Wilner – The NCAA v. Oklahoma turns 40: Looking back at the lawsuit that changed everything

(AP Photo/Michael Conroy, File)

Chuck Neinas has been involved in college sports so long that he served as the commissioner of the Big Eight in the 1970s and commissioner of the Big 12 in the 2010s. He lives in Boulder, runs a consulting service and closely monitors the relentless flow of news.

Neinas zoomed past 90 a few years ago. But his mind remains sharp and his passion deep, especially when the topic turns to his legal battle with the NCAA.

The legal battle with the NCAA.

The case that changed everything.

Neinas’ most important contribution to college sports came not as conference commissioner but as executive director of something called the College Football Association, or CFA, a now-defunct organization that lobbied on behalf of heavyweight football schools.

In that capacity, Neinas spearheaded a lawsuit against the NCAA that went to the Supreme Court — and celebrates a notable anniversary on Thursday.

NCAA v. Board of Regents of the University of Oklahoma is turning 40, as relevant now as it was on decision day, June 27, 1984.

“That took up two or three years of my life,” Neinas said with a laugh. “Did you know that case is cited at universities when they teach antitrust law, as an example of Rule of Reason.”

While rarely cited in the college sports space, NCAA v. Oklahoma regents created the modern landscape.

With John Paul Stevens writing for the majority, the Supreme Court determined the NCAA did not control television contracts — that media rights were the property of the universities, which could negotiate deals directly with the networks.

All the major realignment moves since then, from Penn State joining the Big Ten in 1990 to the destruction of the Pac-12 last summer, can be traced to that case.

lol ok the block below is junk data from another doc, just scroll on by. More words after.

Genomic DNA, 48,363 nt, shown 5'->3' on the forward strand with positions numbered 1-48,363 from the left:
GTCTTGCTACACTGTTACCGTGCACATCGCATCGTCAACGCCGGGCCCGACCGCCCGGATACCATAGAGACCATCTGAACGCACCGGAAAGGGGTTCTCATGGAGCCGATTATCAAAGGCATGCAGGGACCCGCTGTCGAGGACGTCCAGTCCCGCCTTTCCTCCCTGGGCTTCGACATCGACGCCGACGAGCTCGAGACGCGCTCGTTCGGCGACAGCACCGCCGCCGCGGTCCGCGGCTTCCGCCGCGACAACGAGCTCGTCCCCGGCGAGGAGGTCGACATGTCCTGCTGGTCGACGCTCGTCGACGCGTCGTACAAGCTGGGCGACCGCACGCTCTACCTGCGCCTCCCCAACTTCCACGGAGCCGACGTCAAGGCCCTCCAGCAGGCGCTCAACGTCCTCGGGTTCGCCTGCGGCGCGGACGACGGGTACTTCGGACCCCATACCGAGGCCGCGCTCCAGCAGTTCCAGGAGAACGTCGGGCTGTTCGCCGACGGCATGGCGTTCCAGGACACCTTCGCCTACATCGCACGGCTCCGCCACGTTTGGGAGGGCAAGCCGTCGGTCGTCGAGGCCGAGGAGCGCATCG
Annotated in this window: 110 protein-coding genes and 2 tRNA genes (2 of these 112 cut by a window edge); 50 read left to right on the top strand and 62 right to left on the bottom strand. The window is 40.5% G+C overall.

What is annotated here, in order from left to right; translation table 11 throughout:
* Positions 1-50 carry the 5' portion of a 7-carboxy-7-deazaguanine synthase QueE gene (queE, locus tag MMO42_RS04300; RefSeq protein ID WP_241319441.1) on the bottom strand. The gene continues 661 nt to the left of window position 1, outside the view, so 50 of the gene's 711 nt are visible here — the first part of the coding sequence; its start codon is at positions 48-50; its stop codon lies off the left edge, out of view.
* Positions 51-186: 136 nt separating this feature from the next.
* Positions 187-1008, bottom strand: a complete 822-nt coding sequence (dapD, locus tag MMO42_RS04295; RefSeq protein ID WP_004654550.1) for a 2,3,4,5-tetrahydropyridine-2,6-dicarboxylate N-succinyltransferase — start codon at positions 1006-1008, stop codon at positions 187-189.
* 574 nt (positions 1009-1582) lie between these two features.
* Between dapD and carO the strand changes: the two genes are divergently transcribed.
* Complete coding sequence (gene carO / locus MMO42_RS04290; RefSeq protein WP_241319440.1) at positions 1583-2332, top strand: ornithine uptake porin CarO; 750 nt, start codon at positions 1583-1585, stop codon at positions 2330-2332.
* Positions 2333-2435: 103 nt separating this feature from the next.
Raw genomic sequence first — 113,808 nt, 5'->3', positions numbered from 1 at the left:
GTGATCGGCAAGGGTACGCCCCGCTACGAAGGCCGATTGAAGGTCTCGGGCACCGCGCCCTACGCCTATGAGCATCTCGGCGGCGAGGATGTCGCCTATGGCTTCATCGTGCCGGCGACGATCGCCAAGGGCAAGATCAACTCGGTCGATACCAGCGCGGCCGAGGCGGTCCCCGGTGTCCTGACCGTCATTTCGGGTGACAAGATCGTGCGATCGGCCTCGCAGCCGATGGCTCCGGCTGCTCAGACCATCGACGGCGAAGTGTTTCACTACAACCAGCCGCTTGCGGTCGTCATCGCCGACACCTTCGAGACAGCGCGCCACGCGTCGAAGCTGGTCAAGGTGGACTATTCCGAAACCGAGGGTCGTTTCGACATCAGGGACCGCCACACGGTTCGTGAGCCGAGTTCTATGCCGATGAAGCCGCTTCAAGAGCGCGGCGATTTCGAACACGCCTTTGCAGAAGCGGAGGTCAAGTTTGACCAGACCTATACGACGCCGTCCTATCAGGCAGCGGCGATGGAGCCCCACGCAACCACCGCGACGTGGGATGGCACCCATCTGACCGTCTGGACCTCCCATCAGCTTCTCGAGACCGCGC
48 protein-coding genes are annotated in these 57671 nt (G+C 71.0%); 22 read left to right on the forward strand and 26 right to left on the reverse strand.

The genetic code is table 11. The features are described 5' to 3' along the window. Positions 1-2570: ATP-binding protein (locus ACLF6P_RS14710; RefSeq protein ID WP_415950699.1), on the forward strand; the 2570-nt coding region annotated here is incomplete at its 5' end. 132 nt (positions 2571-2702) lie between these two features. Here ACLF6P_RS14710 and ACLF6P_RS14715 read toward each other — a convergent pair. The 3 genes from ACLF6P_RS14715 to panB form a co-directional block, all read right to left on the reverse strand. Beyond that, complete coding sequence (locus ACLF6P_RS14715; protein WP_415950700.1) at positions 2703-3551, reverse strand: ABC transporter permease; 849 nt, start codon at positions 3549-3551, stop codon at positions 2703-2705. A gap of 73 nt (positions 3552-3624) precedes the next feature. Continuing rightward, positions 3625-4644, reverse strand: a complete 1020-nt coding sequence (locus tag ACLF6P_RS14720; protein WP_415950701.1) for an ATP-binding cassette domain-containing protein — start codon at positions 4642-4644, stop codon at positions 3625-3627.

To Neinas and the CFA.

“The NCAA was trying to be all things to all people,” he said. “It was trying to treat Colorado College the same as Colorado and Wabash the same as Notre Dame. It was ridiculous. The big schools were not well represented. They were the minority.”

Sound familiar?

So many of the issues underlying the current chaos are rooted in the same flawed governance structure (equal treatment for every school) that prompted the CFA to take the NCAA to court in the 1980s over media rights.

Back then, the NCAA negotiated the television contracts, controlled the number of national and regional broadcast appearances for each school and determined the distribution of revenue.

Neinas’ favorite example of the “ridiculous” situation: When No. 1 USC hosted No. 2 Oklahoma early in the 1981 season, the game was assigned a regional broadcast slot on ABC. The Trojans and Sooners received the same paycheck as unranked teams involved in regional broadcasts that day.

When the CFA attempted to negotiate a separate deal with NBC that would create 11 Saturday night games, the NCAA responded as only it can: by threatening to declare the CFA schools ineligible.

Not just the football teams — every sports team.

Outraged, the schools fought back with a property rights claim against the NCAA. Because the CFA didn’t have legal standing, Neinas said, it needed at least one university to serve as the plaintiff. The regents for both Oklahoma and Georgia filled the role.

The schools won in Oklahoma district court, so the NCAA appealed to the Tenth circuit.

The schools won again, so the NCAA appealed to the Supreme Court.

The school won again, resoundingly. By a 7-2 vote, the Supreme Court ruled the schools, not the NCAA, owned their media rights.

And with that, the modern era of major college football — with all its cash, chaos and contradictions — was born.

At first, the CFA handled the media rights negotiations for the conferences. Eventually, the schools eliminated the middleman and allowed their conference, through a grant of rights, to negotiate TV agreements that would grow to command hundreds of millions of dollars annually.

The networks’ stockpiles of cash became kindling for realignment, for the growth of the Big Ten and SEC, the transformation of the Big Eight into the Big 12, and the demise of the Pac-12.

That wasn’t the CFA’s intent, of course. The plaintiffs were opposed to the NCAA limiting the number of appearances and determining the size of the paychecks.

They were opposed to the NCAA’s restraint of trade.

“The case opened up college football,” Neinas said. “It was the greatest marketing tool ever for the sport.”

At the time, ESPN was five years old. Fox Sports did not exist. National champions were determined by the AP and UPI rankings.

Neinas couldn’t possibly have foreseen the role media rights would play in the sport’s evolution — how TV cash would lead to UCLA and Rutgers becoming members of the Big Ten.

“Heavens no,” he said, “I didn’t anticipate all the money that would be there. But the one thing TV can sell is sports.”

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